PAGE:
Again, an in-between place is a very nice place to start. Definitely hit your friend with that maybe, and then never, ever clarify your presence. It’s best, really, this state of confusion一no one gets hurt.
6. “My other friend actually has a concert that night too”
Ah yes, an a capella salvation. What can save you except the hell you have been damned to in the first place. If you cannot go to their concert, it must only be because you have another dear friend to support. Just like that you are saved, and you are glorious.
Nothing says Thanksgiving like joining friends, parents, and grandparents for a wholesome night of pure, unfiltered bullying! This evening Lynah Faithful will flock to Madison Square Garden to inflict permanent psychological damage upon the Boston University hockey team—a demonstration of the Cornell community’s admirable closeness and warmth.
“I look forward to bringing my family every year,” beamed alum Larry Walker ‘92. “There’s just something so beautiful about 1000 Cornellians, old and young, chanting in choir-like unison to inform the opposing goalie of his profound resemblance to Squidward, President Pollack, and the Low Rise 7 goblin-rat.”
Just in case verbal assault doesn’t do the trick, Cornellians have prop-packs prepared to remind the Massachusetts safety school of its place. Among the included items are newspapers (to read while BU is being announced, and to chuck at adjacent BU fans afterward); keys (to signal BU that they may warm up their bus, as their asses have been sufficiently whooped); and plush terriers on stakes (to light on fire for maximum PTSD).
“It’ll be my grandchildren’s first hockey game,” said alum Beatrice Appel ‘67. “They’re so excited to burn the terriers, behead the terriers, and throw the terriers’ charred remains onto the ice!”
At press time, it was still uncertain whether Appel’s grandchildren, aged 3 and 4, were referring to the team members or the plushies—or whether it mattered.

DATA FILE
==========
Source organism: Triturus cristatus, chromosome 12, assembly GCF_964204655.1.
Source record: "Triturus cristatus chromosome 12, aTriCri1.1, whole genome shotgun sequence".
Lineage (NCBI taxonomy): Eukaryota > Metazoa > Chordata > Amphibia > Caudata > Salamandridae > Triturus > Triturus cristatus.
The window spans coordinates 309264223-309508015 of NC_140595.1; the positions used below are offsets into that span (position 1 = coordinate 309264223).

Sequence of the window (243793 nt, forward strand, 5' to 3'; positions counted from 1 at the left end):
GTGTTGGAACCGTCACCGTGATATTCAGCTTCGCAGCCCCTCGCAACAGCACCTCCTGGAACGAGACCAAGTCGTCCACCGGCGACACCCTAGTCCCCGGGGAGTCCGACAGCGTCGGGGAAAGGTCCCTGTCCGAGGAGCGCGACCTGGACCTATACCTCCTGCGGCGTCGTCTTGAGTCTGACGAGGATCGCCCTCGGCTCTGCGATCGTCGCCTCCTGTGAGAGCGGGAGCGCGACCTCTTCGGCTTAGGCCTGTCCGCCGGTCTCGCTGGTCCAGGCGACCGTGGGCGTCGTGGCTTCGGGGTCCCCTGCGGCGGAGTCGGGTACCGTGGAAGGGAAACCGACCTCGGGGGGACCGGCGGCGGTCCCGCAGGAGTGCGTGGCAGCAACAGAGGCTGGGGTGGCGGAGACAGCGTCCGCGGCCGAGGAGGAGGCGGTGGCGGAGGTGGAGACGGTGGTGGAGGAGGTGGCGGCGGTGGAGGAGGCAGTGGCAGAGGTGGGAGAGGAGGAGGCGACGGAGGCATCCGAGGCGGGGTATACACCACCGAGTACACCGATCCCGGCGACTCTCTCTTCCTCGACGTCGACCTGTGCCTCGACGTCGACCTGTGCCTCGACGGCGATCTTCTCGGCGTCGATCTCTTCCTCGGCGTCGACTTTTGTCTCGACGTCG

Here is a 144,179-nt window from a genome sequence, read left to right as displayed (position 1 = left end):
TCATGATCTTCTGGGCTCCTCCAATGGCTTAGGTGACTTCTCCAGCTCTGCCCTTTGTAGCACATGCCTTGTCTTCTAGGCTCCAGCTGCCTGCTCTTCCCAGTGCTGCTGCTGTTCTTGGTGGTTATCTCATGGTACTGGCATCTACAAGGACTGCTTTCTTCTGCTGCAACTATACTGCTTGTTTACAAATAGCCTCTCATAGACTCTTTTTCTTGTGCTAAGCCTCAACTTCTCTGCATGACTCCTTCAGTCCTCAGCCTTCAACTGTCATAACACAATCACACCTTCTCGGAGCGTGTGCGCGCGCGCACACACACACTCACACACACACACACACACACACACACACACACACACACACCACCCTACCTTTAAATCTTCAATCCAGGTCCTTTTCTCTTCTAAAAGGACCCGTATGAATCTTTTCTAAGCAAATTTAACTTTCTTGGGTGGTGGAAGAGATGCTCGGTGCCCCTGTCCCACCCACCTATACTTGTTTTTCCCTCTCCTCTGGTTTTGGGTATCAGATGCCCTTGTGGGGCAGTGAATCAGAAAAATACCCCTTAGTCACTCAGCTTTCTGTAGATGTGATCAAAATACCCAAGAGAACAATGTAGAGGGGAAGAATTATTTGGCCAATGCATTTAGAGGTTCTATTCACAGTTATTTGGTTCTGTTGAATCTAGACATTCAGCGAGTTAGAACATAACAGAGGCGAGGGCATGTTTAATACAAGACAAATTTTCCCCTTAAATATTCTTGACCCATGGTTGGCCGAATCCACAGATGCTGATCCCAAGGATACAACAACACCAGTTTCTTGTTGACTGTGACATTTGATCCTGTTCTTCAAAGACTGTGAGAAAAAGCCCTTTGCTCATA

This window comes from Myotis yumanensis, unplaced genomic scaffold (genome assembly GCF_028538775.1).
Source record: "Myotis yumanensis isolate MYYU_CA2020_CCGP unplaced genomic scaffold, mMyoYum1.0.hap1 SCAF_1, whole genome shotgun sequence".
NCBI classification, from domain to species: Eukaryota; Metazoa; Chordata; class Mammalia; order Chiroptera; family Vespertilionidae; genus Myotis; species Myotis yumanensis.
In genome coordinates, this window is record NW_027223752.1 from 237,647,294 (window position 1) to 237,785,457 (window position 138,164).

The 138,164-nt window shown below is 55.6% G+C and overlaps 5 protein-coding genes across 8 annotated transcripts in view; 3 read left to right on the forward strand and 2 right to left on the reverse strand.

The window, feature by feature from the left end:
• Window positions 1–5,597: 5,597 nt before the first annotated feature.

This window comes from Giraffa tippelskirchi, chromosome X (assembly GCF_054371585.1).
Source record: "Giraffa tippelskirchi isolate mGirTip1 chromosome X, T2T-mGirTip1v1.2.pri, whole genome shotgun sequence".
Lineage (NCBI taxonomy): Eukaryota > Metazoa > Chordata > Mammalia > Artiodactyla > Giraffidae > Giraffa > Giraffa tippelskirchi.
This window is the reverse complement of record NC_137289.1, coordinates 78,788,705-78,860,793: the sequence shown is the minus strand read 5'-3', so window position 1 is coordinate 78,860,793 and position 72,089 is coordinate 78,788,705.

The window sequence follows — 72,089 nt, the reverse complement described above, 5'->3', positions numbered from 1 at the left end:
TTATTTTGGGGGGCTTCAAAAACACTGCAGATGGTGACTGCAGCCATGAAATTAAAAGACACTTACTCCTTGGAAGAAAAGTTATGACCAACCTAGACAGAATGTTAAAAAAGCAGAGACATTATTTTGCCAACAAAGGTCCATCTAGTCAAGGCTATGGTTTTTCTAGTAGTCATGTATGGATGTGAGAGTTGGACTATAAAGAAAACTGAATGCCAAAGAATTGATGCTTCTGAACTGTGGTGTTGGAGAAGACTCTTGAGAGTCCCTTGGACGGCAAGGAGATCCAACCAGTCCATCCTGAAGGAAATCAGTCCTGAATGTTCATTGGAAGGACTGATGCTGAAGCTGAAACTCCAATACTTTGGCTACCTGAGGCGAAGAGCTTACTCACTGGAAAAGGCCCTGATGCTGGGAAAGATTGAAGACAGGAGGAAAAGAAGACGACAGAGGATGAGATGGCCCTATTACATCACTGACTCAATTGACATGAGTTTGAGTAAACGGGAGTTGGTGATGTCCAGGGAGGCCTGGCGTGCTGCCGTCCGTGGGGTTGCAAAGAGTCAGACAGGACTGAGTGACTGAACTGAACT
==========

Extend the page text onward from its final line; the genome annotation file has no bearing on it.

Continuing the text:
You know the situation. It’s Friday night and you’re on your shit, really vibing after a stressful week. The rest of the room is right there with you, alcoholic beverage in hand as they let the worries of the real world melt away. Everyone seems to be unified in action and intent. Well, almost everyone.
Eventually it dawns on you that there’s one guy who seems a little out of place. He’s not really talking with anyone, he’s not going out and dancing. He seems to sort of just… be there, standing off in the corner by himself. It’s not even really awkward, just a little unnerving. He scrolls his phone casually, sometimes glancing around the room while he takes a sip from his cup.
But then you realize: that’s not a cup, that’s a glass. Seems a little fancy for the setting, no? And—wait, that drink is white! That’s gotta be milk, right? What the hell is going on?!
We’ve all been there. To help make sense of it all, here are a few questions you can ask to get to the bottom of things.
- Is that milk? First off, it’s important to clarify that he is indeed drinking milk. Imagine how foolish you would feel if you presumed the beverage to be milk when, in actuality, he was indulging in a large glass of eggnog or a particularly opaque limeade? That baseline has to be established first and foremost.
- Is there any alcohol in there? Once you’ve confirmed the libation’s lactic nature, you can ask if it’s something like a White Russian. It would still be kinda weird but at least would fit the setting better.
- Did you bring a gallon of milk or just this one glass? You want to gauge their level of commitment to the milk. However, be aware that the answer is pretty definitely going to be at least one gallon, possibly more.
- If you could drink the milk of any mammal, what would it be and why? It’s a good conversation starter that also doubles as a screen for sociopaths, so this is really like asking two questions for the price of one. We’ve heard good things about llama milk if he returns the question and you need a response in a pinch.
- Can I have a glass of milk, pretty please? Once you’ve earned their trust and screened their sanity, you’re finally safe to reveal your true intentions and request that sweet, sweet party milk.
BAILEY HALL—This past Tuesday, in what has been a most shocking act of sabotage and treachery, Isabella Palacio 23’ received a less than a perfect score on her peer graded assessment at the hands of her classmate-turned-archnemesis Toby Grimes 22’.
“I’m on the edge of tears just talking about it,” remarked Palacio, clearly fighting back some kind of emotional breakdown. “I mean, I just didn’t see it coming. We have sat in the same row in this auditorium for months now, we might as well be roommates. Last week, our backpacks even grazed against each other as we were leaving. I just cannot believe he betrayed me like that after all we have been through together.”